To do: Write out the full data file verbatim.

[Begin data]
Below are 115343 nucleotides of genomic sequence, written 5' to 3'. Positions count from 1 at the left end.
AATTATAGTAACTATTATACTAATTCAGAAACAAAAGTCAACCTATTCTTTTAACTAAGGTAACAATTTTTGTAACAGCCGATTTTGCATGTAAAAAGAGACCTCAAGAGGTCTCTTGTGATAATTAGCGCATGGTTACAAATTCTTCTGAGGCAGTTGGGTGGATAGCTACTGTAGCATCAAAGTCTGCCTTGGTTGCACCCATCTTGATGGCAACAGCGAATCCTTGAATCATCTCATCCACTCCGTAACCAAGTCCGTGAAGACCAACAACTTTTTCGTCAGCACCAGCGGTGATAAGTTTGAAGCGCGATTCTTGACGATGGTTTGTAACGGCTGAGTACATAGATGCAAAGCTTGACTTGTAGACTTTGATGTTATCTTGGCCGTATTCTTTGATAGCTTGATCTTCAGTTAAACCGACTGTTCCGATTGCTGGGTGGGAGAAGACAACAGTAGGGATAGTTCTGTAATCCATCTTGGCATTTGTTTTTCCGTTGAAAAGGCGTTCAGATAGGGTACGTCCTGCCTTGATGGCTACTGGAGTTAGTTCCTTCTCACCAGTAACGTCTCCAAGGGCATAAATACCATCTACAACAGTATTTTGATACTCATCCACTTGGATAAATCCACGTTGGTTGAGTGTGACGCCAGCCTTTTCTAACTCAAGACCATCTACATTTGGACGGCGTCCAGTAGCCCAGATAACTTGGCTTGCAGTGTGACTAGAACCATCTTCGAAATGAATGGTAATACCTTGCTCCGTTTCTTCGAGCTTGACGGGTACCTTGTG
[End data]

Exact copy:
Below are 115343 nucleotides of genomic sequence, written 5' to 3'. Positions count from 1 at the left end.
AATTATAGTAACTATTATACTAATTCAGAAACAAAAGTCAACCTATTCTTTTAACTAAGGTAACAATTTTTGTAACAGCCGATTTTGCATGTAAAAAGAGACCTCAAGAGGTCTCTTGTGATAATTAGCGCATGGTTACAAATTCTTCTGAGGCAGTTGGGTGGATAGCTACTGTAGCATCAAAGTCTGCCTTGGTTGCACCCATCTTGATGGCAACAGCGAATCCTTGAATCATCTCATCCACTCCGTAACCAAGTCCGTGAAGACCAACAACTTTTTCGTCAGCACCAGCGGTGATAAGTTTGAAGCGCGATTCTTGACGATGGTTTGTAACGGCTGAGTACATAGATGCAAAGCTTGACTTGTAGACTTTGATGTTATCTTGGCCGTATTCTTTGATAGCTTGATCTTCAGTTAAACCGACTGTTCCGATTGCTGGGTGGGAGAAGACAACAGTAGGGATAGTTCTGTAATCCATCTTGGCATTTGTTTTTCCGTTGAAAAGGCGTTCAGATAGGGTACGTCCTGCCTTGATGGCTACTGGAGTTAGTTCCTTCTCACCAGTAACGTCTCCAAGGGCATAAATACCATCTACAACAGTATTTTGATACTCATCCACTTGGATAAATCCACGTTGGTTGAGTGTGACGCCAGCCTTTTCTAACTCAAGACCATCTACATTTGGACGGCGTCCAGTAGCCCAGATAACTTGGCTTGCAGTGTGACTAGAACCATCTTCGAAATGAATGGTAATACCTTGCTCCGTTTCTTCGAGCTTGACGGGTACCTTGTG